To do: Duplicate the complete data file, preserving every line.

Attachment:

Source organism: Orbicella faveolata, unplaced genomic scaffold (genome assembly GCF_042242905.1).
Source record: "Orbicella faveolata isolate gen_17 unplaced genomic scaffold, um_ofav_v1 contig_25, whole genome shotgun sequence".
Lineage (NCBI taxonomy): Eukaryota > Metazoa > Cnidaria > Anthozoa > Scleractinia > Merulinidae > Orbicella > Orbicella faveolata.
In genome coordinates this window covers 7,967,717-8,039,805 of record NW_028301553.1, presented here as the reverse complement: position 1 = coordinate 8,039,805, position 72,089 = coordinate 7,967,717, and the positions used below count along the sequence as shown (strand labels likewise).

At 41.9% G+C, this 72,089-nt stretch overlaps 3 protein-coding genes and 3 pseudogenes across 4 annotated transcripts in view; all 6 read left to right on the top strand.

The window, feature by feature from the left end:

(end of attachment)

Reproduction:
Source organism: Orbicella faveolata, unplaced genomic scaffold (genome assembly GCF_042242905.1).
Source record: "Orbicella faveolata isolate gen_17 unplaced genomic scaffold, um_ofav_v1 contig_25, whole genome shotgun sequence".
Lineage (NCBI taxonomy): Eukaryota > Metazoa > Cnidaria > Anthozoa > Scleractinia > Merulinidae > Orbicella > Orbicella faveolata.
In genome coordinates this window covers 7,967,717-8,039,805 of record NW_028301553.1, presented here as the reverse complement: position 1 = coordinate 8,039,805, position 72,089 = coordinate 7,967,717, and the positions used below count along the sequence as shown (strand labels likewise).

At 41.9% G+C, this 72,089-nt stretch overlaps 3 protein-coding genes and 3 pseudogenes across 4 annotated transcripts in view; all 6 read left to right on the top strand.

The window, feature by feature from the left end: